> return a pointer that can be converted to a pointer of any complete object
    > type and dereferenced, used, etc. If you simply have a locally defined
    > array of unsigned char, there is no such requirement that it must work. In
    > the above code, I'd probably avoid the usage of unsigned char and simply use
    > operator new, the bad_alloc-throwing C++ memory allocation function that
    > resembles malloc, directly.




    Yes, however here are both are used as unsigned char * so this doesn't
    apply here. For example we do not do something like:


    SomeClass *p=static_cast<SomeClass *>(new unsigned char[100]);



    > Oh, placement _operator_ delete. When people refer to "placement new"
    > they're usually referring to what the standard calls a "new expression"
    > (e.g. new (pointer) Type()), and not operator new, so I assumed you were
    > referring to some unusual "delete expression".




    As far as I know this is the default global placement operator new,
    without an explicit user-definition.





    > The wording's a bit tricky,
    > but there is a difference. You're not calling placement operator delete in
    > the above code. As you can see in the standard, placement operator delete
    > "intentionally performs no action".



    The default one.




    > I'm not really sure why things are the
    > way they are, but you can see that the placement operator news and placement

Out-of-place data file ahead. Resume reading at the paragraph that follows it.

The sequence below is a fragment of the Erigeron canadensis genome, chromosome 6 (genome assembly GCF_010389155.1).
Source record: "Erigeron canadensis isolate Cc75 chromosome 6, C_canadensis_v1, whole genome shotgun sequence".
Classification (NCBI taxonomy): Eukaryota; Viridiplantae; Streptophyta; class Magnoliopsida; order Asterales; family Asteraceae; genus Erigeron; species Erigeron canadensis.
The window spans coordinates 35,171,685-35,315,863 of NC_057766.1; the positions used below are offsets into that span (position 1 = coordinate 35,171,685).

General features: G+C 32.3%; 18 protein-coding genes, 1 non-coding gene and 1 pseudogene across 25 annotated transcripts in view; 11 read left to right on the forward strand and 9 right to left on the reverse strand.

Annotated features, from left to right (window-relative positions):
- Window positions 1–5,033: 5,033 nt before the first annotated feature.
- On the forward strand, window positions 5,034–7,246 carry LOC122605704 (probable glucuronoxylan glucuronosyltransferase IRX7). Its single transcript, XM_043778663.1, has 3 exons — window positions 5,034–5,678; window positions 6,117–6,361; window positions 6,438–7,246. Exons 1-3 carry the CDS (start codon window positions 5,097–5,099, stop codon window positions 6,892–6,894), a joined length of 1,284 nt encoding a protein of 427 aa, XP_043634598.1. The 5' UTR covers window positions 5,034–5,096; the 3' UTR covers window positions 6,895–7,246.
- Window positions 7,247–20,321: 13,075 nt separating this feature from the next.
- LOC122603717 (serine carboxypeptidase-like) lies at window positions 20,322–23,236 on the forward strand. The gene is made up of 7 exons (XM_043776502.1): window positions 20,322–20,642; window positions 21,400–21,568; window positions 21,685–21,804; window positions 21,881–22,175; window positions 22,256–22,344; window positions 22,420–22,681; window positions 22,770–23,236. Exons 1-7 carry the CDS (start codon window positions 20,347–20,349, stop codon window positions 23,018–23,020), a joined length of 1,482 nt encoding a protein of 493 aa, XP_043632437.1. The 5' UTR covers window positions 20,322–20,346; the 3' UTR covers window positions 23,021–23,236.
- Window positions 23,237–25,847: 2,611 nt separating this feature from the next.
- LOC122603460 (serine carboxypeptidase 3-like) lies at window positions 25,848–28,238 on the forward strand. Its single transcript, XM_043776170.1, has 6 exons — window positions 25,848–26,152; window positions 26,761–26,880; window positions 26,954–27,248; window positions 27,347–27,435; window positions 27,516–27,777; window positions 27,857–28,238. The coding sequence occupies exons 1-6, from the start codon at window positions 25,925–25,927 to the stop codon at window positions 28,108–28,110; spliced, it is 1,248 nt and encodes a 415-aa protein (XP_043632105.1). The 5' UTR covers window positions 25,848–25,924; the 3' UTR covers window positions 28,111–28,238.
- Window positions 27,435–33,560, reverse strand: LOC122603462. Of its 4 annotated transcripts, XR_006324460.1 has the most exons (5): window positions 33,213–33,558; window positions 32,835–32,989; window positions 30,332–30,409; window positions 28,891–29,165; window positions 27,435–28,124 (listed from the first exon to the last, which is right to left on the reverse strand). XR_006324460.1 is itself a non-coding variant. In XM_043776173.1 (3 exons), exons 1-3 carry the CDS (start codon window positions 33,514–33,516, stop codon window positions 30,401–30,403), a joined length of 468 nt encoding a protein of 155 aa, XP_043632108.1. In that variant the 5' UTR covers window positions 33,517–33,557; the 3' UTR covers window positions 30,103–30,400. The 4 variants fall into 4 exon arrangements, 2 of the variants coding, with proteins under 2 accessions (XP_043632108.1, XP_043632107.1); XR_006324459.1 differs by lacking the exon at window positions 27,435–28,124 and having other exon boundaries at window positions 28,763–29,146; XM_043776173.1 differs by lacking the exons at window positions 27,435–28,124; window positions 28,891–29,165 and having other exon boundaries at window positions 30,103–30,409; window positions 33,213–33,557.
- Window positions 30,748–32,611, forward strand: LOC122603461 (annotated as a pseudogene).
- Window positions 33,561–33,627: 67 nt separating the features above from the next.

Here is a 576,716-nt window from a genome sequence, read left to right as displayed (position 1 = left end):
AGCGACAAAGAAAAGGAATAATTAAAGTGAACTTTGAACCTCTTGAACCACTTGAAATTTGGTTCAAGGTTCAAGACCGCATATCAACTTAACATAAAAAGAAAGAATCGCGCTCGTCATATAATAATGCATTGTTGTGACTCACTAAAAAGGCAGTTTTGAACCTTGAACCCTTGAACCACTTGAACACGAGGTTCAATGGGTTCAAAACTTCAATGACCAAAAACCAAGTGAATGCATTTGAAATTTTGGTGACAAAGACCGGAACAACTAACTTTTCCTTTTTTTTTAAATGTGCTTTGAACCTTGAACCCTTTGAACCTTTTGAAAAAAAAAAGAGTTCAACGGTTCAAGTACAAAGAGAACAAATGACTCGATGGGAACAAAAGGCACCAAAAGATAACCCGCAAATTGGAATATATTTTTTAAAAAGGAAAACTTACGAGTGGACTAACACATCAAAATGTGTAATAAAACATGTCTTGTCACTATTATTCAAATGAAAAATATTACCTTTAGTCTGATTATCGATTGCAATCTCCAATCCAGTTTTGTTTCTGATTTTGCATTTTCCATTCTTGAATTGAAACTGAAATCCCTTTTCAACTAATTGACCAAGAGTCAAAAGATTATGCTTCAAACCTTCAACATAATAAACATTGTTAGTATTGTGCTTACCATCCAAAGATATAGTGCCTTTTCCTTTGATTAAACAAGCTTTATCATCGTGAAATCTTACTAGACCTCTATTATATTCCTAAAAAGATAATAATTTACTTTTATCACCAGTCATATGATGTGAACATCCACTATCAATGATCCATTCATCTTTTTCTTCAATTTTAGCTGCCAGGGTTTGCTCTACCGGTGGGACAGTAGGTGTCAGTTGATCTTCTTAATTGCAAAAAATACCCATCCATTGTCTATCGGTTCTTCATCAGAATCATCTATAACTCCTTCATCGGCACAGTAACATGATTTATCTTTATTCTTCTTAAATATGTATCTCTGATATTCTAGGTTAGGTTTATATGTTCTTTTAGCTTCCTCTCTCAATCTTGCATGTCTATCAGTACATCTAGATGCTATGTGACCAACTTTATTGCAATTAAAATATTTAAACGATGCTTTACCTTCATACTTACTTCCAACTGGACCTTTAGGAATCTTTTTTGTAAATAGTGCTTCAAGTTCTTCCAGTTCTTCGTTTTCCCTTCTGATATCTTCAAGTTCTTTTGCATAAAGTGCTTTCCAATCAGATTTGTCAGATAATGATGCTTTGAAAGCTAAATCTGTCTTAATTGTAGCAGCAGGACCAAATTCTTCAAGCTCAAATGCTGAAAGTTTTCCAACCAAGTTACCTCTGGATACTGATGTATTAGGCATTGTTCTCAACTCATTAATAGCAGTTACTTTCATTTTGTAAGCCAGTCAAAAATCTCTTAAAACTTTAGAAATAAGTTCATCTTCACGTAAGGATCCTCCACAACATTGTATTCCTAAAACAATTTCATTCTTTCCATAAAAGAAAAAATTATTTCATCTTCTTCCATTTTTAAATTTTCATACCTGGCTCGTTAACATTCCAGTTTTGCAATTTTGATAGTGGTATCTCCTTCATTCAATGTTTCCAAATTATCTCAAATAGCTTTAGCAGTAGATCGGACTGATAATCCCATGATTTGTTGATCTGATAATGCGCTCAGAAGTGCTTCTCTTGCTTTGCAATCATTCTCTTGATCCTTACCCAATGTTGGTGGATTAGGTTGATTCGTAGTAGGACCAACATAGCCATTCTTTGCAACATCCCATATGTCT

> operator deletes do nothing. I suspect that they exist to make the wording
    > in other parts of the standard easier on the reader.




    The default global placement operator new just places an object in the
    address passed to it.



    --
    Ioannis Vranos

    http://www23.brinkster.com/noicys
     
    Ioannis Vranos, Oct 16, 2004
    #10
  11. Ioannis Vranos wrote:

    > I want to mention here, that the code is a demonstration only, and does
    > not really work reliably for more than one objects.
    >
    >
    > In summary there are two cases of placement operator new and delete:
    >
    > 1) Global placement new, new[], delete, and delete[].
    >
    > 2) Class-oriented member functions placement new, new[], delete and
    > delete[].
    >
    >
    > The last are also implicitly called as the globals.



    Also an additional distinction here. The ones used in the example, are
    explicit user definitions of operators new and delete in the member
    function call.


    "Placement operators new/new[]/delete/delete[]" the ones used in the style

    SomeClass *p=new(somepointer) SomeClass;


    have the signatures and form:

    void* operator new (size_t, void* p) throw() { return p; }

    void operator delete (void* p, void*) throw() { }

    void* operator new[](size_t, void* p) throw() { return p; }

    void operator delete[](void* p, void*) throw() { }



    --
    Ioannis Vranos

    http://www23.brinkster.com/noicys
     
    Ioannis Vranos, Oct 16, 2004
    #11
  12. Ioannis Vranos wrote:

    >> Oh, placement _operator_ delete. When people refer to "placement new"
    >> they're usually referring to what the standard calls a "new expression"
    >> (e.g. new (pointer) Type()), and not operator new, so I assumed you were
    >> referring to some unusual "delete expression".

    >
    >
    >
    >
    > As far as I know this is the default global placement operator new,
    > without an explicit user-definition.




    What I said applies. And a user can define his own versions of placement
    operators.

    However the ones I use in my code example lower in the thread, are
    user-defined simple operators new and delete, not the "placement" ones.



    --
    Ioannis Vranos

    http://www23.brinkster.com/noicys
     
    Ioannis Vranos, Oct 16, 2004
    #12